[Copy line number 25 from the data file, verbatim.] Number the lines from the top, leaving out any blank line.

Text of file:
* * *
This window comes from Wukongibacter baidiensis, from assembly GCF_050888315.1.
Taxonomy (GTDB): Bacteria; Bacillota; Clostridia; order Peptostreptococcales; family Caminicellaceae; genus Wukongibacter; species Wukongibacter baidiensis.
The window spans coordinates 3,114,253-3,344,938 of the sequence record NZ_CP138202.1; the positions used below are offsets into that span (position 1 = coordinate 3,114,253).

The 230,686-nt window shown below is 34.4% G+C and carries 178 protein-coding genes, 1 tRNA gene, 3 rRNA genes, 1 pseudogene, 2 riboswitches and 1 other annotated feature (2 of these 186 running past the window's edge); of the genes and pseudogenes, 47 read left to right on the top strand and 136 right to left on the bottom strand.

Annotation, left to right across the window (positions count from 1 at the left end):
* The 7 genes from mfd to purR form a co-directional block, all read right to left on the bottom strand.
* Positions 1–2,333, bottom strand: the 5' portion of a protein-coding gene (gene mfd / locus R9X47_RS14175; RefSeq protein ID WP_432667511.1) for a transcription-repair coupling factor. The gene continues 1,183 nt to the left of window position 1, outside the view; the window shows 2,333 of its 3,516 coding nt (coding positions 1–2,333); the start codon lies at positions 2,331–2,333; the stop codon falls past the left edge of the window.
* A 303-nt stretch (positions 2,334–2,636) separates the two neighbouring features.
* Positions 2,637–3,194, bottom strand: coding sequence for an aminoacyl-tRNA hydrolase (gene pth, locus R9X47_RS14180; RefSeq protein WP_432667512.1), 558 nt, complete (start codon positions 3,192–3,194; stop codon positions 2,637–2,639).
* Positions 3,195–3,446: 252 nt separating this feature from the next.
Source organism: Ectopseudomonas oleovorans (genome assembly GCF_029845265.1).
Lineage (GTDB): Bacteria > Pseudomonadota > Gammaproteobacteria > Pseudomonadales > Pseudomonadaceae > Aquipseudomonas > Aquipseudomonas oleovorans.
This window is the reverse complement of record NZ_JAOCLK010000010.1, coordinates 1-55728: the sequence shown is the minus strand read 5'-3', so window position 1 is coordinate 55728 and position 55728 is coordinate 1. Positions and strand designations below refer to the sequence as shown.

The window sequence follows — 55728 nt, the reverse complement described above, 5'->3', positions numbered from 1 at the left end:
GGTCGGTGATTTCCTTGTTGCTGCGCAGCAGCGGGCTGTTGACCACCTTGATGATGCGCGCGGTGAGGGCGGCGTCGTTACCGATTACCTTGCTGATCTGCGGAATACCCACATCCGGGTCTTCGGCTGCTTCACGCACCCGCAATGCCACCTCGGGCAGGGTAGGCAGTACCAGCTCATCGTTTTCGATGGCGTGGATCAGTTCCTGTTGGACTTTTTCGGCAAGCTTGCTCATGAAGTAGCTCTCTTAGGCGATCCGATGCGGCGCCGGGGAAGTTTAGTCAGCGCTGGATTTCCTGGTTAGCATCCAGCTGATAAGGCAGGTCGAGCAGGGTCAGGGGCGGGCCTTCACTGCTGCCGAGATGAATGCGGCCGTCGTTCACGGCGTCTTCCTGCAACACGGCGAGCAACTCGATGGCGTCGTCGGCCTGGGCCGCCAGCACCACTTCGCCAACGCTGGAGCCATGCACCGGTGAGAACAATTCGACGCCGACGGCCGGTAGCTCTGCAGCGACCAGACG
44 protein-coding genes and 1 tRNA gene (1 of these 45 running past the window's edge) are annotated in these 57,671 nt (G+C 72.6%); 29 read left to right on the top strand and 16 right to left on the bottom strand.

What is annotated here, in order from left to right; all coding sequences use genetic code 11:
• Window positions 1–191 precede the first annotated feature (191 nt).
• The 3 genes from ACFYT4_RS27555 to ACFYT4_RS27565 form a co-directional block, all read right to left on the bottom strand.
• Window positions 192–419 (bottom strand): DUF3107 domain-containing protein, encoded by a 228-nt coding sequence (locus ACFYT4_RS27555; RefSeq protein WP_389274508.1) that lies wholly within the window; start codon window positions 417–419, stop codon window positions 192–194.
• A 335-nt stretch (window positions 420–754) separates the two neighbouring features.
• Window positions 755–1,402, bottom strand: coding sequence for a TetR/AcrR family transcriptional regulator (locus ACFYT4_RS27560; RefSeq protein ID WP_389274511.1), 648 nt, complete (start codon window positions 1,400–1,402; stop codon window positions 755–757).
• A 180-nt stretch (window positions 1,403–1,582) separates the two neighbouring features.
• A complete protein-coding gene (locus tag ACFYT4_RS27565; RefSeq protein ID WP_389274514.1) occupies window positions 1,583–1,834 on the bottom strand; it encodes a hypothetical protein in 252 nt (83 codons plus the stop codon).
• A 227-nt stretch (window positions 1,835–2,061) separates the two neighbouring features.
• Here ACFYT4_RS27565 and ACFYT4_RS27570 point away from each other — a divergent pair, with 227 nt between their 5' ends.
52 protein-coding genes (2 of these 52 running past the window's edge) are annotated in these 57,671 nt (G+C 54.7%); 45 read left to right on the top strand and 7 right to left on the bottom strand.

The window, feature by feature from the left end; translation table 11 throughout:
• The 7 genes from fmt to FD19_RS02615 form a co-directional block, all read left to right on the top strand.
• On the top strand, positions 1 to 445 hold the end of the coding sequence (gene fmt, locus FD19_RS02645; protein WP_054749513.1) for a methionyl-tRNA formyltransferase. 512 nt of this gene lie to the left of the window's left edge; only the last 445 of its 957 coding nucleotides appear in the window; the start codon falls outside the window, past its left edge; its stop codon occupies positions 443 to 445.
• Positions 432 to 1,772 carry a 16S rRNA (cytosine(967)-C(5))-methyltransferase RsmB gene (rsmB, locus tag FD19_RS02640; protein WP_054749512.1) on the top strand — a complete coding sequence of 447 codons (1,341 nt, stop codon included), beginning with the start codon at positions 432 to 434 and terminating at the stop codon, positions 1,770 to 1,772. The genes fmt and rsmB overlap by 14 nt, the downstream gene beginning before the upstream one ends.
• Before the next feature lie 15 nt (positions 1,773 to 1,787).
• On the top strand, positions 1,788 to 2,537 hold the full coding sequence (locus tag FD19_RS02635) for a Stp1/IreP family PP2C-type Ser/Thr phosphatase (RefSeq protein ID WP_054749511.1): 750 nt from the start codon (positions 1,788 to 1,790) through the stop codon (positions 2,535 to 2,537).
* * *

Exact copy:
• A 227-nt stretch (window positions 1,835–2,061) separates the two neighbouring features.